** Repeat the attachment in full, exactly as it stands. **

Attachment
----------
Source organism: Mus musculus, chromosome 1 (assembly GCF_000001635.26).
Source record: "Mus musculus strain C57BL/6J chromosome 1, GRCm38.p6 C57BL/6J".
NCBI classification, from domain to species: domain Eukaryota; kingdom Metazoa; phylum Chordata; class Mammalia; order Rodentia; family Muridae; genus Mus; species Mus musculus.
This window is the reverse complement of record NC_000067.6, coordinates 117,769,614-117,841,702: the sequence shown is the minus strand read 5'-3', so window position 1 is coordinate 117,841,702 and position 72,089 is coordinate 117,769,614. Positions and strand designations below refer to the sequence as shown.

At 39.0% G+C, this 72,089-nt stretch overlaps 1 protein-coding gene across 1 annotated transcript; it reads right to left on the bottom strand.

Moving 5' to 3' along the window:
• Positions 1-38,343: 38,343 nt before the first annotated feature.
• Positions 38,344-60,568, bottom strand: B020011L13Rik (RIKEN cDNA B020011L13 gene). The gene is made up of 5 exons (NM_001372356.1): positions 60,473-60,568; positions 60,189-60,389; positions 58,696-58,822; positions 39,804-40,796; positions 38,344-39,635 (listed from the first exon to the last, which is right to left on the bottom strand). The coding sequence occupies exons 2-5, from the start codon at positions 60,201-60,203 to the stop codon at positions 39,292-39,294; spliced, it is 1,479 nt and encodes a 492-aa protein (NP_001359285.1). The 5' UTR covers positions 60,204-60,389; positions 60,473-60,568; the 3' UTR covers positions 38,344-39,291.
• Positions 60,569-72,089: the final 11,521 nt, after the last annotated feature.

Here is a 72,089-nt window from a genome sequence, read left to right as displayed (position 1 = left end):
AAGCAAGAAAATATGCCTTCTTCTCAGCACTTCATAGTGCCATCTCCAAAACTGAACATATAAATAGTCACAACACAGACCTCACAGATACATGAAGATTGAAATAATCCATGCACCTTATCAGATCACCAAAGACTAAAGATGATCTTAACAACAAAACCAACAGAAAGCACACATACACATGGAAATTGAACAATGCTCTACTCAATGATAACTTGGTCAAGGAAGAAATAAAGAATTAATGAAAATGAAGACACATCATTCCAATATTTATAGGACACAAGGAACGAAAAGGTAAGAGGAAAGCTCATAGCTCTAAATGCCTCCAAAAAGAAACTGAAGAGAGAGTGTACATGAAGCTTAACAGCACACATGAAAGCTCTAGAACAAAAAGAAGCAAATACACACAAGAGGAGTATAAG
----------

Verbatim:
Source organism: Mus musculus, chromosome 1 (assembly GCF_000001635.26).
Source record: "Mus musculus strain C57BL/6J chromosome 1, GRCm38.p6 C57BL/6J".
NCBI classification, from domain to species: domain Eukaryota; kingdom Metazoa; phylum Chordata; class Mammalia; order Rodentia; family Muridae; genus Mus; species Mus musculus.
This window is the reverse complement of record NC_000067.6, coordinates 117,769,614-117,841,702: the sequence shown is the minus strand read 5'-3', so window position 1 is coordinate 117,841,702 and position 72,089 is coordinate 117,769,614. Positions and strand designations below refer to the sequence as shown.

At 39.0% G+C, this 72,089-nt stretch overlaps 1 protein-coding gene across 1 annotated transcript; it reads right to left on the bottom strand.

Moving 5' to 3' along the window:
• Positions 1-38,343: 38,343 nt before the first annotated feature.
• Positions 38,344-60,568, bottom strand: B020011L13Rik (RIKEN cDNA B020011L13 gene). The gene is made up of 5 exons (NM_001372356.1): positions 60,473-60,568; positions 60,189-60,389; positions 58,696-58,822; positions 39,804-40,796; positions 38,344-39,635 (listed from the first exon to the last, which is right to left on the bottom strand). The coding sequence occupies exons 2-5, from the start codon at positions 60,201-60,203 to the stop codon at positions 39,292-39,294; spliced, it is 1,479 nt and encodes a 492-aa protein (NP_001359285.1). The 5' UTR covers positions 60,204-60,389; positions 60,473-60,568; the 3' UTR covers positions 38,344-39,291.
• Positions 60,569-72,089: the final 11,521 nt, after the last annotated feature.

Here is a 72,089-nt window from a genome sequence, read left to right as displayed (position 1 = left end):
AAGCAAGAAAATATGCCTTCTTCTCAGCACTTCATAGTGCCATCTCCAAAACTGAACATATAAATAGTCACAACACAGACCTCACAGATACATGAAGATTGAAATAATCCATGCACCTTATCAGATCACCAAAGACTAAAGATGATCTTAACAACAAAACCAACAGAAAGCACACATACACATGGAAATTGAACAATGCTCTACTCAATGATAACTTGGTCAAGGAAGAAATAAAGAATTAATGAAAATGAAGACACATCATTCCAATATTTATAGGACACAAGGAACGAAAAGGTAAGAGGAAAGCTCATAGCTCTAAATGCCTCCAAAAAGAAACTGAAGAGAGAGTGTACATGAAGCTTAACAGCACACATGAAAGCTCTAGAACAAAAAGAAGCAAATACACACAAGAGGAGTATAAG